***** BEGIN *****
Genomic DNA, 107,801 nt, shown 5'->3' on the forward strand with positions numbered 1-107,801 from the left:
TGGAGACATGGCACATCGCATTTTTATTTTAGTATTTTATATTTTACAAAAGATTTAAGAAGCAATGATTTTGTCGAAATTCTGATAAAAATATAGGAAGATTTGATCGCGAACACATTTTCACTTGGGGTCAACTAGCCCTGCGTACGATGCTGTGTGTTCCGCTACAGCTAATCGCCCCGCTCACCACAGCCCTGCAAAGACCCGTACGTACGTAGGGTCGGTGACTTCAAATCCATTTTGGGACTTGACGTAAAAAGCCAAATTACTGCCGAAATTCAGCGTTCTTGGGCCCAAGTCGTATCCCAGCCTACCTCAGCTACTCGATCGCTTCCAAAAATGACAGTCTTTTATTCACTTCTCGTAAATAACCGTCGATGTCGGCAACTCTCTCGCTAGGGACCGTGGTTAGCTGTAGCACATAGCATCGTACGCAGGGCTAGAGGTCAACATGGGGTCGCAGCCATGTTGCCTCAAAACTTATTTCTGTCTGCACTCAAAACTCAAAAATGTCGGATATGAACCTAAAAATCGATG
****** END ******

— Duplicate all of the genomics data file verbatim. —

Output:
Genomic DNA, 107,801 nt, shown 5'->3' on the forward strand with positions numbered 1-107,801 from the left:
TGGAGACATGGCACATCGCATTTTTATTTTAGTATTTTATATTTTACAAAAGATTTAAGAAGCAATGATTTTGTCGAAATTCTGATAAAAATATAGGAAGATTTGATCGCGAACACATTTTCACTTGGGGTCAACTAGCCCTGCGTACGATGCTGTGTGTTCCGCTACAGCTAATCGCCCCGCTCACCACAGCCCTGCAAAGACCCGTACGTACGTAGGGTCGGTGACTTCAAATCCATTTTGGGACTTGACGTAAAAAGCCAAATTACTGCCGAAATTCAGCGTTCTTGGGCCCAAGTCGTATCCCAGCCTACCTCAGCTACTCGATCGCTTCCAAAAATGACAGTCTTTTATTCACTTCTCGTAAATAACCGTCGATGTCGGCAACTCTCTCGCTAGGGACCGTGGTTAGCTGTAGCACATAGCATCGTACGCAGGGCTAGAGGTCAACATGGGGTCGCAGCCATGTTGCCTCAAAACTTATTTCTGTCTGCACTCAAAACTCAAAAATGTCGGATATGAACCTAAAAATCGATG